the potential wealth in dictionaries remains limited for the common
user. Yet, the new possibilities of electronic media in terms of
comfort, speed and flexibility (multiple inputs, polyform outputs) are
enormous. We have not even realized their full potential yet. More than
just allowing electronic versions of paper-bound dictionaries, computers
provide a freedom for rethinking dictionaries, thesauri, encyclopedia,
etc., a distinction necessary in the past for economical reasons, but no
longer justified anymore. The goal of this workshop is to perform the
groundwork for the next generation of electronic dictionaries, that is,
to study the possibility of integrating the different resources, as well
as to explore the feasability of taking the user‚??s needs, knowledge and
access strategies into account.


For this workshop, we solicit papers addressing any of the following issues:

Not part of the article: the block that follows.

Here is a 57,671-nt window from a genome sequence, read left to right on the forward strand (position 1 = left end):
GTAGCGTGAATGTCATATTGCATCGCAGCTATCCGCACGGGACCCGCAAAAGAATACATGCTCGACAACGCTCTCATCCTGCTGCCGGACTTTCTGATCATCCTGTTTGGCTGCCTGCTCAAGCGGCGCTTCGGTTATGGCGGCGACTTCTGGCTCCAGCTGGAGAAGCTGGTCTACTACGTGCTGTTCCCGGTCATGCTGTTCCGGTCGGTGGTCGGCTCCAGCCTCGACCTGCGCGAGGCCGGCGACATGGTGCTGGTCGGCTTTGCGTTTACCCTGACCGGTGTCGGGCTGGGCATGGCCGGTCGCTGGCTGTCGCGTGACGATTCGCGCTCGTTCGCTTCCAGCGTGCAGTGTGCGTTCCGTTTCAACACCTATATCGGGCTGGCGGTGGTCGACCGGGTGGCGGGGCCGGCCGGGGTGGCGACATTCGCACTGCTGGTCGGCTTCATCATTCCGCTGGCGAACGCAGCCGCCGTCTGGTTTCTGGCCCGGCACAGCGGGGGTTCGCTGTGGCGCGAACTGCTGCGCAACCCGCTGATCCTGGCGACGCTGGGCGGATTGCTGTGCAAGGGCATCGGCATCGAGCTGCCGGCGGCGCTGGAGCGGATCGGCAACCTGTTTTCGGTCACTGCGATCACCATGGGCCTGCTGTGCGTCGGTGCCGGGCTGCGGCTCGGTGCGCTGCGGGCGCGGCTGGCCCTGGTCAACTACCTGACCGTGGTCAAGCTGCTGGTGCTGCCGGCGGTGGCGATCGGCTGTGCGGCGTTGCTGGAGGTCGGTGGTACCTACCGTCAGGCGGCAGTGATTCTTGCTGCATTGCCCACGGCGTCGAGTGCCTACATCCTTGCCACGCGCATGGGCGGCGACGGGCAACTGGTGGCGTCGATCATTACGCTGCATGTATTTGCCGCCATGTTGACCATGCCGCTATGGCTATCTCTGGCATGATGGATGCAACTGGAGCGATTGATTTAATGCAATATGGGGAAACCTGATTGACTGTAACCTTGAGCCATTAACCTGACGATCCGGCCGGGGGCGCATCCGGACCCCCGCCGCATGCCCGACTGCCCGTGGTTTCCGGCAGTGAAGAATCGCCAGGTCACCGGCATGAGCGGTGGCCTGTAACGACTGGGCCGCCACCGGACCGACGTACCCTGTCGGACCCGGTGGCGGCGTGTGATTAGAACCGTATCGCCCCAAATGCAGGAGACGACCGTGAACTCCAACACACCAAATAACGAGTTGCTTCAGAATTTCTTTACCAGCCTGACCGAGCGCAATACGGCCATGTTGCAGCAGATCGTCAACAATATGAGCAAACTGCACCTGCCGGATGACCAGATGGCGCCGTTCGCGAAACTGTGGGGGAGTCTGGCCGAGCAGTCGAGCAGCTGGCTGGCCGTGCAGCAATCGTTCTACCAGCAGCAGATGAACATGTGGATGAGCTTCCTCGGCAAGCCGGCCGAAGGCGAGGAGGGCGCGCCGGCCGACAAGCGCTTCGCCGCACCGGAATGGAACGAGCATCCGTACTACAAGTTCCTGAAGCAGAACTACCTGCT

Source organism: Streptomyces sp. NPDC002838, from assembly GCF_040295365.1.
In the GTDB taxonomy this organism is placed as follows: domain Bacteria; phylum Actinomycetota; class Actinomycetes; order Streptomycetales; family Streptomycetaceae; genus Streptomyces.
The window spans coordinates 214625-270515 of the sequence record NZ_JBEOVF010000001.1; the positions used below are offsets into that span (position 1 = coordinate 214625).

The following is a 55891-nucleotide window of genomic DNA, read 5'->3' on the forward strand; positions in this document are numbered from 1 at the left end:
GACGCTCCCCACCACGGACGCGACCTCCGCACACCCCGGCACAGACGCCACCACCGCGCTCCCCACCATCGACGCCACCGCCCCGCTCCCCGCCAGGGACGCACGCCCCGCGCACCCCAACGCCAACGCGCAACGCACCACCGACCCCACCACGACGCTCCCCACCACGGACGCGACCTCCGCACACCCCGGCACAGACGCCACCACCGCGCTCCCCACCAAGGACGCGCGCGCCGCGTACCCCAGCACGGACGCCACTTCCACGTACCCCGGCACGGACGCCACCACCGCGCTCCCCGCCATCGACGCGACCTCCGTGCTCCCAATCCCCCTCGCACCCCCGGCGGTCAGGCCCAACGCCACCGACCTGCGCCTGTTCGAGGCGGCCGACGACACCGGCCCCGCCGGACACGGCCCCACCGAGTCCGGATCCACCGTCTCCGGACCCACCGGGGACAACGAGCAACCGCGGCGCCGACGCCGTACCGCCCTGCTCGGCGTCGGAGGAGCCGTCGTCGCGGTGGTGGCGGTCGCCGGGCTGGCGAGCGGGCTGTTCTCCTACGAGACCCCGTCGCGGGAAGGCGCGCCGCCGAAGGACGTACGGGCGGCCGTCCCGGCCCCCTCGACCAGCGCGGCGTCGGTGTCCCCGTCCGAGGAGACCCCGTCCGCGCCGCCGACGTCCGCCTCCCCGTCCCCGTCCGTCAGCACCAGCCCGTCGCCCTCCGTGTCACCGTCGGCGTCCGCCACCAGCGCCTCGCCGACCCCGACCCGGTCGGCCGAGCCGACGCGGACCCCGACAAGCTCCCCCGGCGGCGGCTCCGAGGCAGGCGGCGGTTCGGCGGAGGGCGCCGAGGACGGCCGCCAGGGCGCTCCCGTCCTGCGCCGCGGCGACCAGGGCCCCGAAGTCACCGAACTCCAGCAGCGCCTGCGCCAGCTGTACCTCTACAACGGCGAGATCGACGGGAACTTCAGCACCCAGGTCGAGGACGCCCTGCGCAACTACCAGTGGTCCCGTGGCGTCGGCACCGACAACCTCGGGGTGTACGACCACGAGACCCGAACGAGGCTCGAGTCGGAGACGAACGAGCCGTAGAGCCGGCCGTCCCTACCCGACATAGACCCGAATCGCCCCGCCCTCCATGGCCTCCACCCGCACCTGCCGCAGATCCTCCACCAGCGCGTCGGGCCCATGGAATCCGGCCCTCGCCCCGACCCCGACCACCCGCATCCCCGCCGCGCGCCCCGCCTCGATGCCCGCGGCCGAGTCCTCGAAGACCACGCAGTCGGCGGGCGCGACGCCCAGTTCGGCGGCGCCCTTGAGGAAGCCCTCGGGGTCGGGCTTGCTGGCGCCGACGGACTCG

1. CONCEPTUAL INPUT of a dictionary user: what is present in
speakers‚??/writers‚?? minds when they are generating a message and looking
for a (target) word? Does the user have in mind conceptual primitives,
semantically related words, some type of partial definition, something
like synsets, or something completely different?

2. ACCESS, NAVIGATION and SEARCH STRATEGIES: we would like to be able to
access entries by word form but also by meaning and sounds (syllables).
Even if input is given in an incomplete, imprecise or degraded form. The
more precise the conceptual input, the less navigation should be needed
and vice versa. How can we create local search spaces, and provide a
user with the tools for navigating within them?

3. INDEXING words and ORGANIZING the lexicon: Words and concepts can be
organized in many ways, varying according to typology and conceptual
systems. For example, words are traditionally organized alphabetically